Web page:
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    Understand Your Cat's Tail Language to Read Their Mood

    Topic: Cats
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    It may seem like your cat’s tail has a mind of its own, swishing and flicking at seemingly random points—even when your kitty is sleeping! But your cat’s tail is very much in tune with what they are thinking and feeling. In fact, it can be a great indicator for your cat’s mood!

    Long, short, furry or bald—cats’ tails come in all shapes and sizes. However, these interesting body parts speak a universal language. Cats use their tail’s visual cues to send messages to other cats, but humans can take advantage of these signs, as well. By learning how to speak your cat’s tail language, you’ll be able to cater to their needs more effectively.

    Cat tail language might be displayed in a few different ways. Most important are the position the tail is held in and the movement it displays.

    Tail position cues

    The position your feline friend holds their tail in can tell you a lot about how they’re feeling at a given moment. Here are some of the most common tail positions and what they can mean.

    A grumpy black and white cat walks on the hardwood floor

    • Neutral: Your cat’s “default” tail posture is most likely held gently behind them and curved slightly as they walk. This usually means that your cat is feeling content and relaxed—not too excited, but not nervous or angry, either.
    • Relaxed and high: If your cat is holding their tail high and straight, this means they are feeling happy and confident. The high tail is generally a sign of alertness, but in this case, it’s a positive! If the end of their tail is curved or hooked while it’s held straight, they might be happy but somewhat unsure or curious.
    • Stiff and straight: If your cat is holding their tail completely straight out behind them or low to the ground, they are probably feeling alert and aggressive. If this posture is accompanied by strong thrashing, your cat may lash out if approached.
    • Tucked: When your cat tucks their tail between their legs while standing, this often shows that they are feeling threatened. It’s an extremely defensive posture that may turn aggressive if they are approached. Similarly, your cat might be feeling anxious if they wrap their tail tightly around their body while sitting or lying down.
    • Puffed out: A literal “scaredy cat” might show their fear with an extremely puffed-out tail. The hair might stand on end, making the tail look multiple times larger than its usual size. This typically happens after your cat gets spooked suddenly. If the tail is held high while puffed up, your cat might be agitated and trying to look bigger to ward off danger.

    A brown tabby cat gets startled while outdoors

    Tail movement meanings

    Tail position can tell you a lot about your cat, but the way it moves can give you even greater insight into how your kitty is feeling. These common movements, combined with a particular tail position, can help you and your cat communicate without words.

    • Swishing gently: Happy cats will usually display some form of tail movement, but it won’t be overly aggressive or fast. If you notice your cat’s tail gently swishing back and forth in a fluid motion, or wagging, they are likely feeling happy or content.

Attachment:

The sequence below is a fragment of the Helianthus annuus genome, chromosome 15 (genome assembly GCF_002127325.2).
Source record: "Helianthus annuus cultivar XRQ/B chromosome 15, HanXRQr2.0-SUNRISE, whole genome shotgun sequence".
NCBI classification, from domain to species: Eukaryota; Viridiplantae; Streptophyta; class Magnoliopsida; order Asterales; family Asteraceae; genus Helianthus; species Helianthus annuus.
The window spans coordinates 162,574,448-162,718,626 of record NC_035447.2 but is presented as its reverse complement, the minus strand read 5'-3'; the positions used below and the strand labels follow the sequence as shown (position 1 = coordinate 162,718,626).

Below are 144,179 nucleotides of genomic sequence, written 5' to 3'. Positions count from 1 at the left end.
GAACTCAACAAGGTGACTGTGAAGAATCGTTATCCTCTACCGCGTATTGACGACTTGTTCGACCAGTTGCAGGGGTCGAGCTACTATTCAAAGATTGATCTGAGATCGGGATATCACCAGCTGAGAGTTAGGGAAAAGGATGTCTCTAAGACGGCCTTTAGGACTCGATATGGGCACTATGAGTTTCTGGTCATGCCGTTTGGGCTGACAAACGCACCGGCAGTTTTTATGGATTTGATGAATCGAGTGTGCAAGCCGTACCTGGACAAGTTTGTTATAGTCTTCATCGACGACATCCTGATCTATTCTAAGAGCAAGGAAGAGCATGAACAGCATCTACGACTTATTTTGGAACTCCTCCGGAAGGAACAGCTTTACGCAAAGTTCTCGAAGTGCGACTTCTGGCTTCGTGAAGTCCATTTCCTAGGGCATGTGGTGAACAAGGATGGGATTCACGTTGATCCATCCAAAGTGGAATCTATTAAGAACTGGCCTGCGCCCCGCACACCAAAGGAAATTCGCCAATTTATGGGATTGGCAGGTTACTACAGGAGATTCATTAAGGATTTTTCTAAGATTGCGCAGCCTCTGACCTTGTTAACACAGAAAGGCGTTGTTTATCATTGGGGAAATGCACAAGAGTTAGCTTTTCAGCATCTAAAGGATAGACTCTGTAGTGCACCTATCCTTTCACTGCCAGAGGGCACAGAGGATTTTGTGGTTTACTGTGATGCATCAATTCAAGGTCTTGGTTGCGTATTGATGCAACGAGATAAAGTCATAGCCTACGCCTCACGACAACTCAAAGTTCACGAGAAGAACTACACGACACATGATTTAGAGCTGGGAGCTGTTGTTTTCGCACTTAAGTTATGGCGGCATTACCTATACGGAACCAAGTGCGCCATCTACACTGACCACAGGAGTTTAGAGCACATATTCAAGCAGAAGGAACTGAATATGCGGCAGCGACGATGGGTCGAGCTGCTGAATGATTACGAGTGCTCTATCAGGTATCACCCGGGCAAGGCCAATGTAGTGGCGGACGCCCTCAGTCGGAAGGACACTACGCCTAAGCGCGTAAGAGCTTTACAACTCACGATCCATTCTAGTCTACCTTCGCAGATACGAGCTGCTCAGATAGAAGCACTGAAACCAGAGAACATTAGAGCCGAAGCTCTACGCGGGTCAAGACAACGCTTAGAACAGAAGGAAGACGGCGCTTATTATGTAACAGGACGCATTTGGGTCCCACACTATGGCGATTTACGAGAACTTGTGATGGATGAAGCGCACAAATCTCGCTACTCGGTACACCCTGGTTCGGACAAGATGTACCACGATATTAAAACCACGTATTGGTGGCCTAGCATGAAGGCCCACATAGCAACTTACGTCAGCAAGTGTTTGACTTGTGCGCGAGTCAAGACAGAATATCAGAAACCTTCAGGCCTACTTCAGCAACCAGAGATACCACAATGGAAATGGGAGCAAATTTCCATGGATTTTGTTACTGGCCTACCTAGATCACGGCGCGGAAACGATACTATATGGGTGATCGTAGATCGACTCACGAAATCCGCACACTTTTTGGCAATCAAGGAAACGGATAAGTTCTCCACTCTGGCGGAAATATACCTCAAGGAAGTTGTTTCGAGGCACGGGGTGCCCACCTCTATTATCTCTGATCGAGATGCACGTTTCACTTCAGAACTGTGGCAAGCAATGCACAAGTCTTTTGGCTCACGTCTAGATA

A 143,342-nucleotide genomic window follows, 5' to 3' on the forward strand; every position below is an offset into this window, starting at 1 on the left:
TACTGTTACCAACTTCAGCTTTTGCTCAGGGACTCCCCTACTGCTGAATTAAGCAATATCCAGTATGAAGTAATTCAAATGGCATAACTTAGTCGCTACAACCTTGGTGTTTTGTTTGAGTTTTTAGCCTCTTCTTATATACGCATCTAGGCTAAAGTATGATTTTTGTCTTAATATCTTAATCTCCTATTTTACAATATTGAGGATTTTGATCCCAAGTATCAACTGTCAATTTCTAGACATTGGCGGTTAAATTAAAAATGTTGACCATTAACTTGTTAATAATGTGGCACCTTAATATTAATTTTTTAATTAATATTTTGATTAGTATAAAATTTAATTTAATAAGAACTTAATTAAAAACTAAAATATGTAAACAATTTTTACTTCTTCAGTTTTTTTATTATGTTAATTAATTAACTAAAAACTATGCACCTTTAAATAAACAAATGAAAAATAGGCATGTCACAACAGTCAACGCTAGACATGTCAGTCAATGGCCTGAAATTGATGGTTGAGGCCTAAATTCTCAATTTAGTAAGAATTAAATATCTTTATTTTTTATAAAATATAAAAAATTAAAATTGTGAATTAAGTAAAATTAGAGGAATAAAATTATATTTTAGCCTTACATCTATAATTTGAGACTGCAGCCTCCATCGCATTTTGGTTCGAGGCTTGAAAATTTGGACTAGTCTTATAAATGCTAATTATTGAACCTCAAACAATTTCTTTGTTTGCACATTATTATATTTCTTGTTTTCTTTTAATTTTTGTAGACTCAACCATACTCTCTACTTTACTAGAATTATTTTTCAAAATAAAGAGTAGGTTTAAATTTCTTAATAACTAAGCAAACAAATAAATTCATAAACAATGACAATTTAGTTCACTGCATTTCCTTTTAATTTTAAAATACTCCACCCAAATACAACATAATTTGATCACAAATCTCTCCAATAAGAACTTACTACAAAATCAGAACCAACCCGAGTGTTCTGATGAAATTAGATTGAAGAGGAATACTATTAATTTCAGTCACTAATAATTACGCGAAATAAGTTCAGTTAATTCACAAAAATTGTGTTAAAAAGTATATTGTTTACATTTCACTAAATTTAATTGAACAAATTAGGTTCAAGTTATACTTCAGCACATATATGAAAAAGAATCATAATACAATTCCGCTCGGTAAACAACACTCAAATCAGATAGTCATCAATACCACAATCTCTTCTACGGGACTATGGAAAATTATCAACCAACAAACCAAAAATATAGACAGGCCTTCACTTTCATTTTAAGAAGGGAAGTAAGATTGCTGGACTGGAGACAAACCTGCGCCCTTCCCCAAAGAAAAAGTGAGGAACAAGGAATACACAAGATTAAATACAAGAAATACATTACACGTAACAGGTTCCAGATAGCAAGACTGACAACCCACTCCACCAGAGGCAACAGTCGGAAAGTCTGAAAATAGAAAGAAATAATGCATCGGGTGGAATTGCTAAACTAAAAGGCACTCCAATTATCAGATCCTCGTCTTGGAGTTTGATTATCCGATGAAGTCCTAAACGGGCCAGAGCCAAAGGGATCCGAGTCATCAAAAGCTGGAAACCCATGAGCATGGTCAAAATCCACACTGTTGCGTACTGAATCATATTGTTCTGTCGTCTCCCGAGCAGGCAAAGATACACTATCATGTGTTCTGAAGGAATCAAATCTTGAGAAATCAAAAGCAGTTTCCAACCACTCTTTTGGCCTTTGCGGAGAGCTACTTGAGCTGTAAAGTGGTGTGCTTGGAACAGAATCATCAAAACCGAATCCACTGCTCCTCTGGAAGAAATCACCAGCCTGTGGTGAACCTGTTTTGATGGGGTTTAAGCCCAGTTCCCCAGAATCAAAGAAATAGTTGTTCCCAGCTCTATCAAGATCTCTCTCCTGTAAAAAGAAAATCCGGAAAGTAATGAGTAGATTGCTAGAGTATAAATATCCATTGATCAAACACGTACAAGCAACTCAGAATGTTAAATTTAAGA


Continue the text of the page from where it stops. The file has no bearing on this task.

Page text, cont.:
• Twitching: An occasional twitch of the end of the tail might indicate your cat’s alertness and concentration. This might occur when your cat is watching a bird while perched near a window or when getting ready to pounce on a toy nearby.
    • Whipping: If your cat’s entire tail is whipping back and forth quickly or strongly, it typically means they are feeling scared or aggressive. This movement might also appear as “thumping” and may even make a noise as it bumps into the ground or furniture. Some cats will flick their tails strongly during play because they are excited, but handling a cat who is displaying this behavior might agitate them and result in an aggressive reaction.
    • Vibrating: Some owners have noticed that their cats’ tails seem to vibrate or quiver quickly. Although you may think this indicates fear or anxiety, in many cases, it actually indicates excitement and playfulness. Tail vibrations often occur when your cat gets extremely happy or wants to play—just make sure the tail’s position follows suit!

    Cats tend to display similar body language as a general rule, but every cat is a little different. Additionally, other factors might play into how your cat is feeling. You don’t want to judge their mood solely on their tail! Consider other body language, including their ears and eyes, to get the entire picture and react to them appropriately.

    Tags: Cats, Behavior

    Meet Our Expert

    Dr. Janice Huntingford

    Pet Wellbeing's own Dr. Jan has been in veterinary practice for over 30 years. Since receiving her Doctor of Veterinary Medicine at the Ontario Veterinary College, University of Guelph, she's founded two veterinary clinics and lectured extensively on pet herbal therapy, nutraceuticals, acupuncture, rehabilitation and pain management.

    Dr. Jan has studied extensively in both conventional and holistic modalities, helping us to formulate all of our supplements. She is an essential part of Pet Wellbeing.

    And lucky for us, she's only one of the great team of people who make Pet Wellbeing so special.

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